Steps to Building a Successful App Modernization Strategy

Migration of Java applications to a cloud-native architecture allows for faster product release cycles and major improvements in time to market.

Moti Rafalin

June 24, 2021

4 Min Read
Steps to Building a Successful App Modernization Strategy
(Image: Pixabay)

Modernizing legacy applications is a critical element of the digital transformation of businesses today. The need to modernize these applications has never been higher, as these applications can act as the catalysts towards a company’s most strategic goal - to continuously modernize their business for greater agility, competitive advantage, and forward investment.

Legacy applications and their supporting infrastructure drain budgets and resources, creating a major drag on IT, lines of business, and the ability to innovate. Technical debt robs organizations of their ability to compete and respond to dramatic business changes like we all experienced over the last year with Covid-19. Investing to fix technical debt and continuously manage it is a core competency that leading innovators must develop and nurture. So, if you’re approaching an app modernization strategy, where do you begin?

Developing an app modernization plan

The first step in building an intelligent application modernization plan is to determine which apps to retire, rewrite, refactor, or just lift and shift. Applications with limited business value or current use should be retired. Other applications which are business-critical but have newer or more modern SaaS alternatives or packaged software options can be efficiently replaced.

For custom applications core to the business, the typical “Lift-and-Shift” calculus has resulted in far too many applications being simply re-hosted or re-platformed to the cloud. The preferred alternative to lift-and-shift is refactoring these applications to optimize them for all the advantages of cloud architectures - from increased engineering velocity to elasticity to business agility - but the difficulty, complexity, time, and risk of refactoring has stood in the way.

Data-driven cloud migration assessments look deeper inside your applications to realistically determine which can be efficiently refactored. With automation, the refactoring is often as fast or even faster than a lift-and-shift approach. These tools use the same analytics for both assessment and decomposition. In other words, the same intelligence measures complexity and refactorability and then enables decomposition of the actual monolith into microservices.

The opportunities and benefits of modernizing Java Applications and moving to cloud-native

Moving legacy applications to cloud-native yields four key benefits:

  • Increased business agility

  • Lower costs

  • Improved scalability

  • Accelerated engineering velocity

From a business perspective, the migration of Java applications to a cloud-native architecture allows for faster product release cycles and major improvements in time to market. Businesses can adapt to changes faster, adding new features to jump into new markets or respond to new customer requirements. Cloud-native architectures also allow organizations to drop expensive legacy licensing costs and adopt lower-cost open-source container platforms and managed service offerings in addition to cheaper infrastructure and IaaS models. The elasticity that cloud computing enables creates a more scalable and efficient application environment that can shift with seasonal demands and competitive opportunities. Finally, engineering teams shed technical debt that slows down innovation and affects team morale.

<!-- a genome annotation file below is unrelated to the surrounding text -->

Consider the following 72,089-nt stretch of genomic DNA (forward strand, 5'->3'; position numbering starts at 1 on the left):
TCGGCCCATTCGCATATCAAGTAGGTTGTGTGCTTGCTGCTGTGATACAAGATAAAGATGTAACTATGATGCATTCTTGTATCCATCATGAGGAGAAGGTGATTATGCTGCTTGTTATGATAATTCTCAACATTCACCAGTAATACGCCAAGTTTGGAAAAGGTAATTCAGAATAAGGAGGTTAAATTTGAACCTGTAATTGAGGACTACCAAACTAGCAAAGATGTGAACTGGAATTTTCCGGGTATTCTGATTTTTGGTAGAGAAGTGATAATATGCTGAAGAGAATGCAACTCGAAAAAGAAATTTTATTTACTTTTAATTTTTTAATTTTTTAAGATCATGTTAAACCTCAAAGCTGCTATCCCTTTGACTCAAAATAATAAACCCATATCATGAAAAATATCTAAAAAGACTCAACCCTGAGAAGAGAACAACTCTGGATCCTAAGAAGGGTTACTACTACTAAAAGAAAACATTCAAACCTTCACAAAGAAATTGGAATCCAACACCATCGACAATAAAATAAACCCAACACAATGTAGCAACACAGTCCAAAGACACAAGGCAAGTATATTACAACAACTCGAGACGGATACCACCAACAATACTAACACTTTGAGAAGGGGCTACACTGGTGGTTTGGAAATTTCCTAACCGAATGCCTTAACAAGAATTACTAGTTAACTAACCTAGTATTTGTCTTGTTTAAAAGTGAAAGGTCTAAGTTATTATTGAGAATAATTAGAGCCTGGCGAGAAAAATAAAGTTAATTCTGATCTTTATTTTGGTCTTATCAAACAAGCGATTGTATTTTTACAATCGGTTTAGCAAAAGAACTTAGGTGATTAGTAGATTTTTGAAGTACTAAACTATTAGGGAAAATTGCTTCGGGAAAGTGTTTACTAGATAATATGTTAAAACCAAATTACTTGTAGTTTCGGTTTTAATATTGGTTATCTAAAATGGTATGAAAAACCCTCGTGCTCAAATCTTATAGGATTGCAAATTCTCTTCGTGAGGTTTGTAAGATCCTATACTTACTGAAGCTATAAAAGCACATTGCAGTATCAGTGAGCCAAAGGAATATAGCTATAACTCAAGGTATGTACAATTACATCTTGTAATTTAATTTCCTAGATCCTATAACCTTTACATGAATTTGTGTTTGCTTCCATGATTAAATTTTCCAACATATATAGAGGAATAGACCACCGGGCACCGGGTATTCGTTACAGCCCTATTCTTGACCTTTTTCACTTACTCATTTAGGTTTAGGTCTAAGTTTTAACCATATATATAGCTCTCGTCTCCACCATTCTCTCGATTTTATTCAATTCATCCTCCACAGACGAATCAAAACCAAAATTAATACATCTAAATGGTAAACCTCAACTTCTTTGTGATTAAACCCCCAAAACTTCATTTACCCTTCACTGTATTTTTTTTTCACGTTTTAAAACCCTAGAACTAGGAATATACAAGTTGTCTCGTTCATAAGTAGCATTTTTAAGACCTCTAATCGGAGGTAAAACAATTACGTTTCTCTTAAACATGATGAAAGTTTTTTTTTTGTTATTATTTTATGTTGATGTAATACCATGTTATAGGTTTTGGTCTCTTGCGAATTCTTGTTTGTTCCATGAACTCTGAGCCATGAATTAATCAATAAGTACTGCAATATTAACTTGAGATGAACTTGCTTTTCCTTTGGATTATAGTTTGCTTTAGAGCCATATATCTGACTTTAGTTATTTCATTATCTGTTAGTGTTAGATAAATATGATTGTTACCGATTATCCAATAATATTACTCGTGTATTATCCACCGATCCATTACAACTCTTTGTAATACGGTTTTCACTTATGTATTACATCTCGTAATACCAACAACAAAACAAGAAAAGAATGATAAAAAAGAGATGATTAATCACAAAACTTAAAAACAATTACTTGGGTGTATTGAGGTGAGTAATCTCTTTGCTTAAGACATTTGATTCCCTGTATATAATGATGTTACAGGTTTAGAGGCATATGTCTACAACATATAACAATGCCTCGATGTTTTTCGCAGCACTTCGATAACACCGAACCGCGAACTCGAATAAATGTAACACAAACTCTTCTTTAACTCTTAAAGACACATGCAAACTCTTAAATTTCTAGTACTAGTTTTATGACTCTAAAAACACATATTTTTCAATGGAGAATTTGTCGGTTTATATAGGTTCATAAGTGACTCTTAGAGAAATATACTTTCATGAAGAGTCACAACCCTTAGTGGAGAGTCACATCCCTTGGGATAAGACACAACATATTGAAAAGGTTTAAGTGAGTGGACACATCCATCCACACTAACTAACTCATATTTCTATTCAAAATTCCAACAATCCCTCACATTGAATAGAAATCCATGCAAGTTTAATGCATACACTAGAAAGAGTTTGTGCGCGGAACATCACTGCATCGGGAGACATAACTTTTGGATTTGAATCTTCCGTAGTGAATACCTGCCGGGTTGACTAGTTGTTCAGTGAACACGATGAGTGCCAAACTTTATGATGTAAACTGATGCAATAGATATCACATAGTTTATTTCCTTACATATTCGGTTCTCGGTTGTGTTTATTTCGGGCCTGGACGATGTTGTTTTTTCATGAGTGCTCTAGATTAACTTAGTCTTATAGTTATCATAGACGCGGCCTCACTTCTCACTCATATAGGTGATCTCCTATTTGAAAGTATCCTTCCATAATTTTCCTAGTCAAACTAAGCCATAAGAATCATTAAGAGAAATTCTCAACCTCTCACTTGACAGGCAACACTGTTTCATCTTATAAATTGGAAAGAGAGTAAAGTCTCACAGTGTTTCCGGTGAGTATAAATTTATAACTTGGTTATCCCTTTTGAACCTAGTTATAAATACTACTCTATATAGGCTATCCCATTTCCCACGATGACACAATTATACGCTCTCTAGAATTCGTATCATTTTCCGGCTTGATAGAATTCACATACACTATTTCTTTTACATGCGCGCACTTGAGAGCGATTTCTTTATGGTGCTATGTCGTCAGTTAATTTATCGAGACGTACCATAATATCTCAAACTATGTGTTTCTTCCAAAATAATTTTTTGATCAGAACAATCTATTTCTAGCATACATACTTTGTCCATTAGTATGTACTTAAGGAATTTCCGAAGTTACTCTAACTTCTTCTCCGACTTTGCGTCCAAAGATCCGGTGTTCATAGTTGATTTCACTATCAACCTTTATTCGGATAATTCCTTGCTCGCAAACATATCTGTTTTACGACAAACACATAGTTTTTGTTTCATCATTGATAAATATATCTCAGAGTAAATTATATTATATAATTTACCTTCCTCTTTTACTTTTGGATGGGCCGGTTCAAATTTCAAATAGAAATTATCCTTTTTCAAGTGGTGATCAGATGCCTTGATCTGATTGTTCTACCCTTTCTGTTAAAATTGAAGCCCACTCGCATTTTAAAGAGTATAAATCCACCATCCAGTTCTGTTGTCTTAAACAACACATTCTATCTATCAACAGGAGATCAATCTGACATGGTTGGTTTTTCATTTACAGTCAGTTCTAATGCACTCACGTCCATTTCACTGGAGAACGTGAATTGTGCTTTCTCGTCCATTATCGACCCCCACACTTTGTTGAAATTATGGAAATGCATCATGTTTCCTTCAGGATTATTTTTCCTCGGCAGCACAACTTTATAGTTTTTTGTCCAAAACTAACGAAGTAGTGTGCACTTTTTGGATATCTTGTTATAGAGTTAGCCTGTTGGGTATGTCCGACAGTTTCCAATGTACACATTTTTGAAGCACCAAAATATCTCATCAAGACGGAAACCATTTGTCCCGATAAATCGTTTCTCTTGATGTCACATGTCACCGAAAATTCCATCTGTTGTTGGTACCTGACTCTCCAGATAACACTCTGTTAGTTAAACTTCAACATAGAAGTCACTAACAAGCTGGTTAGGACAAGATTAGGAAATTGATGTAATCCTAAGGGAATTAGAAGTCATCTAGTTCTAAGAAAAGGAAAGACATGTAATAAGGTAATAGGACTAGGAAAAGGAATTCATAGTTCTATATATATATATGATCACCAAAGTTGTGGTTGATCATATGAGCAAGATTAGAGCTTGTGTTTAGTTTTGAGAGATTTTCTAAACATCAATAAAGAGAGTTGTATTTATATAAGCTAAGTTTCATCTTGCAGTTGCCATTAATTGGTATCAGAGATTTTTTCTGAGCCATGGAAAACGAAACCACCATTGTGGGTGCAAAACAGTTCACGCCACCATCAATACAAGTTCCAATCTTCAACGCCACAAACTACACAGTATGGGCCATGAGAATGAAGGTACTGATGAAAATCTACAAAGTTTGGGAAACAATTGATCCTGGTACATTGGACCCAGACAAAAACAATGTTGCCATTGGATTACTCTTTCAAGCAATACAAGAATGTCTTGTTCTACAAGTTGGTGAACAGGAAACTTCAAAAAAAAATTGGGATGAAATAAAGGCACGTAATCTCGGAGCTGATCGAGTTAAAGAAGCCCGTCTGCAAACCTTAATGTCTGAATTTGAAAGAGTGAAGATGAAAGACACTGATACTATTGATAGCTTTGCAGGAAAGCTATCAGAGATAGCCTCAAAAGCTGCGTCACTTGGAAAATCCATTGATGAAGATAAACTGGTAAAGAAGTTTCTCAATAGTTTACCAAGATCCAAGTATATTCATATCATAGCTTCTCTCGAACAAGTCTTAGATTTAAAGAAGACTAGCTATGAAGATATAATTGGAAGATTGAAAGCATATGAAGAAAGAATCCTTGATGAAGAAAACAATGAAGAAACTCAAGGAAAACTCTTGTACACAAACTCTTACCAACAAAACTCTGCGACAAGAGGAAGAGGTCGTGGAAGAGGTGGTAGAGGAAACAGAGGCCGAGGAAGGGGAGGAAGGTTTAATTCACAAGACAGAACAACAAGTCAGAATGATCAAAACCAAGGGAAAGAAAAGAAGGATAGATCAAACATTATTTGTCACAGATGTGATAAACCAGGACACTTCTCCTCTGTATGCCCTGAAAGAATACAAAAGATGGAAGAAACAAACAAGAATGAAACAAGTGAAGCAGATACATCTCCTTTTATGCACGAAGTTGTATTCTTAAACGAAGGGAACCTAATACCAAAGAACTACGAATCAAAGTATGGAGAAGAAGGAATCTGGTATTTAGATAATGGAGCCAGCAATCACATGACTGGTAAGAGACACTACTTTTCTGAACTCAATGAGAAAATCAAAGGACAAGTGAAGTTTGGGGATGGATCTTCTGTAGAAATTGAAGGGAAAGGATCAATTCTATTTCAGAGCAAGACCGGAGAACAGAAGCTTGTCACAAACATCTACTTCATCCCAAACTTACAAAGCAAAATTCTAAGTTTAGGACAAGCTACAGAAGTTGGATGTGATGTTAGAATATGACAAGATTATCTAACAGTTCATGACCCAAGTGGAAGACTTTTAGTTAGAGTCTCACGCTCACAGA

Where is modernization needed the most?

Most major companies across every vertical in the last 20 years followed accepted patterns for their most critical business applications. This included a rich investment in Java Enterprise (e.g., WebLogic, WebSphere) and Spring application architectures to manage the business logic and application layer. This resulted in a generation of extremely reliable, core business applications that still run a large majority of the backbone applications for today's top companies, including financial services, insurance, telco, retail, and more. These monolithic applications are now in need of modernization approaches that can bring the valuable intellectual property embedded in these business processes forward to the cloud and into the next generation.

How IT departments can overcome skills gaps and avoid a manual app modernization process

Modernization of legacy applications, particularly refactoring, has been a labor-intensive activity requiring months-long engagement and extensive investments in money, people, and time. Automation technologies help automate this process and accelerate the migration of monolithic applications to cloud-native. This saves time and money but also lowers the risk of refactoring as it retains the critical business logic while modernizing and packaging the logic into microservices optimized for the cloud. Building a bridge from legacy applications to cloud-native can bring both the software and the team forward at the same time, building new skills built on top of existing competencies.

Moti Rafalin is CEO and Co-founder of vFunction

About the Author(s)

Moti Rafalin

Moti Rafalin is CEO and Co-founder of vFunction. He brings over 20 years of experience in the enterprise software market to his role, with a focus on infrastructure, applications, and security. Prior to co-founding vFunction, Moti co-founded and led WatchDox from inception until its acquisition by BlackBerry, growing the company over 20 consecutive quarters and establishing it as a leader in the secure enterprise mobility and collaboration space. Subsequently he served as Senior Vice President at BlackBerry LTD.

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